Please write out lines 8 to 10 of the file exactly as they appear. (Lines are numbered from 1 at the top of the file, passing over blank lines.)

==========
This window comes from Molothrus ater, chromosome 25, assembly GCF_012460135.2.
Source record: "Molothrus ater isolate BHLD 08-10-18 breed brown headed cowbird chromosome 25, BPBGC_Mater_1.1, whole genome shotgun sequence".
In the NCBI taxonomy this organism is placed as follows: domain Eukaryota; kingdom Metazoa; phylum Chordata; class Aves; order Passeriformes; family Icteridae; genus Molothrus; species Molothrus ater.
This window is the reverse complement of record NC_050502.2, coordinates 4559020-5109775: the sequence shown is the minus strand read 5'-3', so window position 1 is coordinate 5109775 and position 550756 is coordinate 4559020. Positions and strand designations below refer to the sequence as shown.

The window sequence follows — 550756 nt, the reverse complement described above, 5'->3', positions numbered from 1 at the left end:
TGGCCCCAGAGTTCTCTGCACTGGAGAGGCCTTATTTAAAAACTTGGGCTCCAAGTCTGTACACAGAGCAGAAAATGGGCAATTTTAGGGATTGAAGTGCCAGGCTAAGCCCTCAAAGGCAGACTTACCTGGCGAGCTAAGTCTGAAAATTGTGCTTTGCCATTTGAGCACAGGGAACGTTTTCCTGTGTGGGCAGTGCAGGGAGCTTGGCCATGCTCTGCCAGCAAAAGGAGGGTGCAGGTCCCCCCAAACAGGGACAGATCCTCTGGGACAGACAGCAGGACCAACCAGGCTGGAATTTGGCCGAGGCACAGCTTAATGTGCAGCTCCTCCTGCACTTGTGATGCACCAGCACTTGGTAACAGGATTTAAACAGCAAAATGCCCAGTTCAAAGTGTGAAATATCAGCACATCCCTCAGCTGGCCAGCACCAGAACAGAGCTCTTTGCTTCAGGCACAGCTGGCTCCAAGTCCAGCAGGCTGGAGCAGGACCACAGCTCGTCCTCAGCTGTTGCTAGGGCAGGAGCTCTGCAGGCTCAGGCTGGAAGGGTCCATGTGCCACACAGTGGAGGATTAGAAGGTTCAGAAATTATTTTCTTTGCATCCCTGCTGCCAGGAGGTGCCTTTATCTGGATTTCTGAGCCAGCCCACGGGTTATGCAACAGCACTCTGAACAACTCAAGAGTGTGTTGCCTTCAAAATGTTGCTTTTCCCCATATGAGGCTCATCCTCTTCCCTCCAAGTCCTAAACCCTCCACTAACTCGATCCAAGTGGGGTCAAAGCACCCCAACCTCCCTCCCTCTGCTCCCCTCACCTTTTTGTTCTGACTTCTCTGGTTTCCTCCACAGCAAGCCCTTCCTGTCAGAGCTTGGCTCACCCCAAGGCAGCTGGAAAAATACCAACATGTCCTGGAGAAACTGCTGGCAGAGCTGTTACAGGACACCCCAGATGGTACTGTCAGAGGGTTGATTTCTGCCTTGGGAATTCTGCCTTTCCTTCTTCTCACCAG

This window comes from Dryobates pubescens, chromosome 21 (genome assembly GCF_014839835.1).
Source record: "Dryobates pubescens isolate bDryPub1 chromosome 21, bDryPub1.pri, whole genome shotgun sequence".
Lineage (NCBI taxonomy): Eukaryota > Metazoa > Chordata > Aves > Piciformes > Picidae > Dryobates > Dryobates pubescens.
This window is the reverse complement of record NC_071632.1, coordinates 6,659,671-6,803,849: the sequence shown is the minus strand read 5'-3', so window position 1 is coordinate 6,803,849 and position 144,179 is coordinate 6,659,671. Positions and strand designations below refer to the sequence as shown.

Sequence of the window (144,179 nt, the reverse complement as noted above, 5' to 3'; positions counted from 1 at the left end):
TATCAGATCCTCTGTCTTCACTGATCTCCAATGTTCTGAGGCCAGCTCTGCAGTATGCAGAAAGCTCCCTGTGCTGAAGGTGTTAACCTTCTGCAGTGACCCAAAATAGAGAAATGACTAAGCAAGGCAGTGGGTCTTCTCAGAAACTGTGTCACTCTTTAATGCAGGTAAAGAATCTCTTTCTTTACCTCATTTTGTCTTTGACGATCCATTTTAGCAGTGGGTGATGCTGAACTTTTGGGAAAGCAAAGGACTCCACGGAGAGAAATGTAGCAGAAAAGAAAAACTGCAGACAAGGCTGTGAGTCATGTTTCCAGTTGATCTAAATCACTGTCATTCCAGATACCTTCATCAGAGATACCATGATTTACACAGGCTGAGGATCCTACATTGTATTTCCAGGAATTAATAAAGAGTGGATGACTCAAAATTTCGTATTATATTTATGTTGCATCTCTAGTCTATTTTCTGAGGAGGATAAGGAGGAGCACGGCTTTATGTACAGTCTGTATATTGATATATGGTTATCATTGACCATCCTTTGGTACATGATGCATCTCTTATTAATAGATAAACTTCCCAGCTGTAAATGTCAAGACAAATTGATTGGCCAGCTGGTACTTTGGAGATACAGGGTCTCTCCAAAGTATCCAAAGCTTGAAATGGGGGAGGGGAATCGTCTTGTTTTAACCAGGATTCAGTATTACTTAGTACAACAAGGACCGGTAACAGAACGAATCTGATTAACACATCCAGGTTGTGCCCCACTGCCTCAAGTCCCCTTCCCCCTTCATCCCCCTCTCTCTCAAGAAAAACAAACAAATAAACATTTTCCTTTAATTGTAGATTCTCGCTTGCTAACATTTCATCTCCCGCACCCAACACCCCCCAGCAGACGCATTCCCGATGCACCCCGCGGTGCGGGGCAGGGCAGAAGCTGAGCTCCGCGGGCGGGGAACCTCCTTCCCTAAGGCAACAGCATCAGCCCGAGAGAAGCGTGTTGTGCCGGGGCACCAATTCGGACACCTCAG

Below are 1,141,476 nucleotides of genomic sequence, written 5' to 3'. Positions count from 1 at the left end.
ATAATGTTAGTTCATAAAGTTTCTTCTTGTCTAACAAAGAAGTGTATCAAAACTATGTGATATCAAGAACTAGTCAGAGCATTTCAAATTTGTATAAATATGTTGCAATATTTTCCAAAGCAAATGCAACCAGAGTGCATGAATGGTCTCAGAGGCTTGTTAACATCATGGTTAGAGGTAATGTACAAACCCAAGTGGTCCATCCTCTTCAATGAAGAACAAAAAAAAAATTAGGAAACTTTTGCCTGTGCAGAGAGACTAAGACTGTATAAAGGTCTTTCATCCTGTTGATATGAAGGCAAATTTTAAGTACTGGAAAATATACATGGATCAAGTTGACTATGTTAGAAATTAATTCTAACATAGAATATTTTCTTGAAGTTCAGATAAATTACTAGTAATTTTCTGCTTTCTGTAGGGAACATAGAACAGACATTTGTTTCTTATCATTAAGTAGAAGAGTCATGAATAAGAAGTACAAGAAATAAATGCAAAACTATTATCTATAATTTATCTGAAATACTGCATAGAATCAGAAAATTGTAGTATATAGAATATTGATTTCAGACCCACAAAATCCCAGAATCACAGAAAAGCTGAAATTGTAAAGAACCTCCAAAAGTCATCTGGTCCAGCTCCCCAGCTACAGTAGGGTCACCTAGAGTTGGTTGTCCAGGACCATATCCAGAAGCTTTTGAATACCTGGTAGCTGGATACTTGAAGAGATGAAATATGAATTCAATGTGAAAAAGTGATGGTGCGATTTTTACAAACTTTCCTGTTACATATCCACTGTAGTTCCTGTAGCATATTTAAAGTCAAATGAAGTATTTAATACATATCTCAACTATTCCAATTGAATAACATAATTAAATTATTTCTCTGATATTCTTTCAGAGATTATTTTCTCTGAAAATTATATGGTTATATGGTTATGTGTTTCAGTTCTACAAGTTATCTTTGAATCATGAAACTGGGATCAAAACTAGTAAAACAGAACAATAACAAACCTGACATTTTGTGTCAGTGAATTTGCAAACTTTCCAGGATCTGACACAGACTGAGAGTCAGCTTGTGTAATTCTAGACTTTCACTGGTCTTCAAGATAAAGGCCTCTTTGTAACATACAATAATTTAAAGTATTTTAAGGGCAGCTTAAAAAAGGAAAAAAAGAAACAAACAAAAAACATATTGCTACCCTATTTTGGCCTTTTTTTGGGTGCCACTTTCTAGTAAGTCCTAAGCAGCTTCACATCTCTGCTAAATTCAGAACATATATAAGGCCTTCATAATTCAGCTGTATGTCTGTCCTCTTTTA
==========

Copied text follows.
Source record: "Dryobates pubescens isolate bDryPub1 chromosome 21, bDryPub1.pri, whole genome shotgun sequence".
Lineage (NCBI taxonomy): Eukaryota > Metazoa > Chordata > Aves > Piciformes > Picidae > Dryobates > Dryobates pubescens.
This window is the reverse complement of record NC_071632.1, coordinates 6,659,671-6,803,849: the sequence shown is the minus strand read 5'-3', so window position 1 is coordinate 6,803,849 and position 144,179 is coordinate 6,659,671. Positions and strand designations below refer to the sequence as shown.